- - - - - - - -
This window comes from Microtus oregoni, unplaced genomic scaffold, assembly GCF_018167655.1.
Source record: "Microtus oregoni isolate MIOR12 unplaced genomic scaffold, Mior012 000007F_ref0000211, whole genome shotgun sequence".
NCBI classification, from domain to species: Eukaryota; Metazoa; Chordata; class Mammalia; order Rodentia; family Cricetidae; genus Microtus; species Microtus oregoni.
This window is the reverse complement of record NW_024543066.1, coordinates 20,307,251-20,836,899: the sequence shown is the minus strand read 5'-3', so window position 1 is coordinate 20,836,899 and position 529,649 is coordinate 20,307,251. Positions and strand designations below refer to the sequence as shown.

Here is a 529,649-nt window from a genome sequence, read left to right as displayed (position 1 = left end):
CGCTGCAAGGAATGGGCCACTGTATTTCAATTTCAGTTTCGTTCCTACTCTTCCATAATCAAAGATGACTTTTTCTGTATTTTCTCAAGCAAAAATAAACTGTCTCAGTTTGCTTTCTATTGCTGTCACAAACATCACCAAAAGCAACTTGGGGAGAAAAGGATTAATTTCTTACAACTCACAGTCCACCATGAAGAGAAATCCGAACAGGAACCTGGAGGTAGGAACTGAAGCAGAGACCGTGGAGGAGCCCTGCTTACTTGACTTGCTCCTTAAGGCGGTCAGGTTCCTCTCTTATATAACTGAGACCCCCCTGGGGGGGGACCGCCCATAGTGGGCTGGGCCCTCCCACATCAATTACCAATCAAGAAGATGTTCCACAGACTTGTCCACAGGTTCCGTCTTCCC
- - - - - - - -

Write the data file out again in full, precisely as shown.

This window comes from Microtus oregoni, unplaced genomic scaffold, assembly GCF_018167655.1.
Source record: "Microtus oregoni isolate MIOR12 unplaced genomic scaffold, Mior012 000007F_ref0000211, whole genome shotgun sequence".
NCBI classification, from domain to species: Eukaryota; Metazoa; Chordata; class Mammalia; order Rodentia; family Cricetidae; genus Microtus; species Microtus oregoni.
This window is the reverse complement of record NW_024543066.1, coordinates 20,307,251-20,836,899: the sequence shown is the minus strand read 5'-3', so window position 1 is coordinate 20,836,899 and position 529,649 is coordinate 20,307,251. Positions and strand designations below refer to the sequence as shown.

Here is a 529,649-nt window from a genome sequence, read left to right as displayed (position 1 = left end):
CGCTGCAAGGAATGGGCCACTGTATTTCAATTTCAGTTTCGTTCCTACTCTTCCATAATCAAAGATGACTTTTTCTGTATTTTCTCAAGCAAAAATAAACTGTCTCAGTTTGCTTTCTATTGCTGTCACAAACATCACCAAAAGCAACTTGGGGAGAAAAGGATTAATTTCTTACAACTCACAGTCCACCATGAAGAGAAATCCGAACAGGAACCTGGAGGTAGGAACTGAAGCAGAGACCGTGGAGGAGCCCTGCTTACTTGACTTGCTCCTTAAGGCGGTCAGGTTCCTCTCTTATATAACTGAGACCCCCCTGGGGGGGGACCGCCCATAGTGGGCTGGGCCCTCCCACATCAATTACCAATCAAGAAGATGTTCCACAGACTTGTCCACAGGTTCCGTCTTCCC